The group hopes its experience will pave the way for other practices
Hillary Marino, right, poses as Matthew Ellman’s patient to demonstrate the doctor-patient-computer “triangle.”
In the marathon, the first runner over the finish line used to receive little more than a laurel wreath. In the long-distance race known as the implementation of the electronic medical record (EMR), Yale Internal Medicine Associates (YIMA), the lead Yale Medical Group practice to go live with the EpicCare Ambulatory application, expects to receive a considerably richer prize.
“This is giving YIMA the opportunity to look at and improve all aspects of patient care,” said practice director Matthew S. Ellman, MD. “And because of the close working partnership we’ve developed with the Epic team, what we’ve learned will help the other YMG practices make their EMR implementations as smooth as possible.”
Willa Marion abstracts data from YIMAs more than 5,000 paper charts
YIMA will formally begin using Epic on October 19, and the switchover from paper to electronic records represents what Dr. Ellman described as “a clean sweep.” Not only is the practice making a monumental change in the way it deals with patient information, YIMA has also had to deal with wholesale changes in geography: The practice has moved twice in two years. In 2010, YIMA left its longtime headquarters in the Dana Building on Howard Avenue for new offices across the street on the second floor of the Yale Physicians Building. A year after the practice settled in, it moved again, this time from the second to the third floor.
“They’ve done an amazing job of coping with all of this,” said Marie Follo, YMG director of practice management. Follo, who has played a key role in shepherding both moves and the Epic implementation, explained that the two events have helped planners deal with a crucial aspect of the switchover to an EMR: the fear of technological intrusion.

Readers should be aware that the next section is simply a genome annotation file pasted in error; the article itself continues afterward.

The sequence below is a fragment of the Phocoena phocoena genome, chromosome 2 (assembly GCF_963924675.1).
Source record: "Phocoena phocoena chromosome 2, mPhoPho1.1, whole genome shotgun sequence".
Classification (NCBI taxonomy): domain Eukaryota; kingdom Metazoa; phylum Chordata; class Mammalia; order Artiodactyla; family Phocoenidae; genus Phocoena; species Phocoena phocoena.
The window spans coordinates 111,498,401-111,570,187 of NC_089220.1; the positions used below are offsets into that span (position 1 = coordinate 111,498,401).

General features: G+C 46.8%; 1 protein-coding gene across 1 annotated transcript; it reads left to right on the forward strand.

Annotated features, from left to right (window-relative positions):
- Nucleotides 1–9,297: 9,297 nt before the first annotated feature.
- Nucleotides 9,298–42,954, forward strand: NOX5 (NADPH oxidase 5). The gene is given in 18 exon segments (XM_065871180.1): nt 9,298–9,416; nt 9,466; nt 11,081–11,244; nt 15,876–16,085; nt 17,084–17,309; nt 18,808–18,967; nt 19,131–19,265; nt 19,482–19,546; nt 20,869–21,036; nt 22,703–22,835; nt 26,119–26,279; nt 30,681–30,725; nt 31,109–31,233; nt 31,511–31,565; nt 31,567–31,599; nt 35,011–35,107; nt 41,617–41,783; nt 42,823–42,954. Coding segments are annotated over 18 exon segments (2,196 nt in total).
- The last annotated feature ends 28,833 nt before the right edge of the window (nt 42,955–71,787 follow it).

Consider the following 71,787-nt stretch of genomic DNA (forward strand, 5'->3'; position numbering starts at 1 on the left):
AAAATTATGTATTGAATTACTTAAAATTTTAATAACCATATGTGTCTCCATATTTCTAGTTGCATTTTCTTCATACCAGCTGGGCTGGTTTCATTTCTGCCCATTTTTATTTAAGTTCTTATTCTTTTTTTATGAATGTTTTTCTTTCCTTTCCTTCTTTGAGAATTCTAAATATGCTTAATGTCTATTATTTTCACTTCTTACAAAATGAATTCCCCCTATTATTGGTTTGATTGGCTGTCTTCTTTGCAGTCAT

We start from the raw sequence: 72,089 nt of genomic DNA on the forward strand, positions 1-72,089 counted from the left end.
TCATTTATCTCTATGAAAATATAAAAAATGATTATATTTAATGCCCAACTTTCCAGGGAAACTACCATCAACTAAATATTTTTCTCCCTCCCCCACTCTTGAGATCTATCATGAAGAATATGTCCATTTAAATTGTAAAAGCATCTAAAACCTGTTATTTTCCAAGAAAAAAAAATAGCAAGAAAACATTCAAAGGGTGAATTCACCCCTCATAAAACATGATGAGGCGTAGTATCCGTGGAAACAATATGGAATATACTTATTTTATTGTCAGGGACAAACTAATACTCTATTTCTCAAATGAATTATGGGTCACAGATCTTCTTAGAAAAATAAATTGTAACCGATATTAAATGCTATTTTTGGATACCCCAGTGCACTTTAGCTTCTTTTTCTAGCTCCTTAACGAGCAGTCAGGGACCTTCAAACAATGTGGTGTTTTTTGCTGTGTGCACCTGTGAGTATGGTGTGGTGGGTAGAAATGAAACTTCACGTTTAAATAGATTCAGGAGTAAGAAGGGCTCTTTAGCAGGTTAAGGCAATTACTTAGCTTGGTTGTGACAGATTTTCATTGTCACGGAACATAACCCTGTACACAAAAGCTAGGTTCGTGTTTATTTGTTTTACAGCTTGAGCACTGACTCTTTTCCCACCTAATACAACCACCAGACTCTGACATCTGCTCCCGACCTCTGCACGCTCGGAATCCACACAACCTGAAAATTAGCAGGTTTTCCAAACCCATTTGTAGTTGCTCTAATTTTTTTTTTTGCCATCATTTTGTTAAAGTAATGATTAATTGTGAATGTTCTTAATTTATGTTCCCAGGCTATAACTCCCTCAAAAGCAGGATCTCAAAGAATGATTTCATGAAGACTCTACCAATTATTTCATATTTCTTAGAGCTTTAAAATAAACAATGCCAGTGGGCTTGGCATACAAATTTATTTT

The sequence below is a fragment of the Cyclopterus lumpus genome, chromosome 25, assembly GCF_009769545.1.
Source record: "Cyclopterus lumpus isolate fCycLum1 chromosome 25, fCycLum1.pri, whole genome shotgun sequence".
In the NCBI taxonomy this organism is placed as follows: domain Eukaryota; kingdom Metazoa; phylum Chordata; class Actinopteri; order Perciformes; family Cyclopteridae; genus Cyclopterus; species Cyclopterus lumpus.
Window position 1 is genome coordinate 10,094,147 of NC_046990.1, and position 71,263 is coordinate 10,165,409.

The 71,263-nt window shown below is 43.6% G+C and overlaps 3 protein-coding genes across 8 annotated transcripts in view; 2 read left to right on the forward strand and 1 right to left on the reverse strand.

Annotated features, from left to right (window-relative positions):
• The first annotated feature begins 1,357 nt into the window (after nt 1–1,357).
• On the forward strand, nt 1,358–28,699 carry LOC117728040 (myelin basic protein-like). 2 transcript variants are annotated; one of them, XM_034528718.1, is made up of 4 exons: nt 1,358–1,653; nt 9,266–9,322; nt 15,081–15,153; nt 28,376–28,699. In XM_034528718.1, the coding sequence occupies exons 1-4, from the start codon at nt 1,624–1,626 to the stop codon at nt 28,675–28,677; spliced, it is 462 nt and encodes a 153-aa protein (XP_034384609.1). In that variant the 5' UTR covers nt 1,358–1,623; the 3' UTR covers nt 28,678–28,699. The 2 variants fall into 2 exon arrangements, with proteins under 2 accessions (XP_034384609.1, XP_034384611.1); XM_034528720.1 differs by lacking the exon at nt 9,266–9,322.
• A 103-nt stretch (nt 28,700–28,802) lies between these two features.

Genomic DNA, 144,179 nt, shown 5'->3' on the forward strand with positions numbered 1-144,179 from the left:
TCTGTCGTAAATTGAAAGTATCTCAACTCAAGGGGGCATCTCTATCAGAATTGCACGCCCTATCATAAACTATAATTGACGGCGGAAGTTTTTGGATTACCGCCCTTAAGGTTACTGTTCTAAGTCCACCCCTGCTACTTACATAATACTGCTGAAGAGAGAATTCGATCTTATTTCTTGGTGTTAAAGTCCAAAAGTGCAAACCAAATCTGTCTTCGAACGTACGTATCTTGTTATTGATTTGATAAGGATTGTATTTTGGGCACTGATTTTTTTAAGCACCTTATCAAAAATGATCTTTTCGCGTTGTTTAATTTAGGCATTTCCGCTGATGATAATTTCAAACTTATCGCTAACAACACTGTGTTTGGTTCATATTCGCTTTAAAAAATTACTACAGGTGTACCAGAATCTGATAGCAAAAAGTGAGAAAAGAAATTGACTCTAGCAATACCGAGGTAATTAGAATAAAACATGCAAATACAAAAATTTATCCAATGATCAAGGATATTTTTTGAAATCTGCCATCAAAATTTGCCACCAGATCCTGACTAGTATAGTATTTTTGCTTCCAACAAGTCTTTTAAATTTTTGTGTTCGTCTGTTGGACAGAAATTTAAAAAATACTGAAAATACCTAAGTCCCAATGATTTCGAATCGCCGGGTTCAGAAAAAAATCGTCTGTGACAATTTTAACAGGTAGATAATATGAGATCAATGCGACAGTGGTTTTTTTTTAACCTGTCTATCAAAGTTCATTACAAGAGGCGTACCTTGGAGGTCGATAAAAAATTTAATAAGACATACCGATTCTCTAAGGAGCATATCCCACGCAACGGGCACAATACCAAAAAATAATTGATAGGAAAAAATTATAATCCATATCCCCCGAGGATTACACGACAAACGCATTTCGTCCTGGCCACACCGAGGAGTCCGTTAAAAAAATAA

Stacey Covington takes vital signs. Epic will give medical assistants a bigger role.
“I’ve had patients tell me, ‘I used to have a heart doctor, now I have a computer doctor,’ ” said Dr. Ellman. “Because internal medicine is such a cognitively based field—with examinations, interviews and counseling being key components of what we do—we had to make sure that computers didn’t get between us and our patients.”
The move and the need to reconfigure the new space gave Follo, Dr. Ellman and their colleagues a chance to learn how other health care institutions have avoided this pitfall. “There’s a science to this,” said Dr. Ellman. “You have to maintain a triangle, with the computer equipment off to the side so that it doesn’t interfere with eye contact between the patient and the provider.”
One of the hallmarks of the Epic EMR is the ability to share information, and this is something the triangle arrangement makes easy. But what at first glance seems simple and intuitive required a complete redesign of YIMA’s examination rooms to make such a setup possible. The Epic implementation has made possible other kinds of redesigns as well. “We can use Epic as a catalyst to make some important work flow changes in the practices,” said Follo, “and we’re really excited about this.”
One of those changes—an increased involvement in patient care for the practice’s certified medical assistants—came about as a result of the abstraction training that almost all of the practice’s staff took part in last August. Being involved in abstracting data from the more than 5,000 charts in YIMA’s paper files gave the medical assistants a “greater understanding” of why such EMR entries as allergies and medications are so important. “The assistants will now be more fully engaged in updating this kind of information with every patient visit,” said Dr. Ellman.
“Epic is going to change everyone’s job,” said YIMA practice supervisor Hillary Marino. “From the telephone operators to the triage nurses, everything we’ve worked on in the planning stages will make our work smoother and quicker.”
For his part, Dr. Ellman lauds Epic’s ability to more efficiently “manage patients with such chronic diseases as diabetes,” but he offers an antidote to any unrealistic expectations. “Epic is simply a tool,” he said. “But once it’s fully implemented and fine-tuned, we expect that it will improve the quality of patient care that people have come to expect from us.”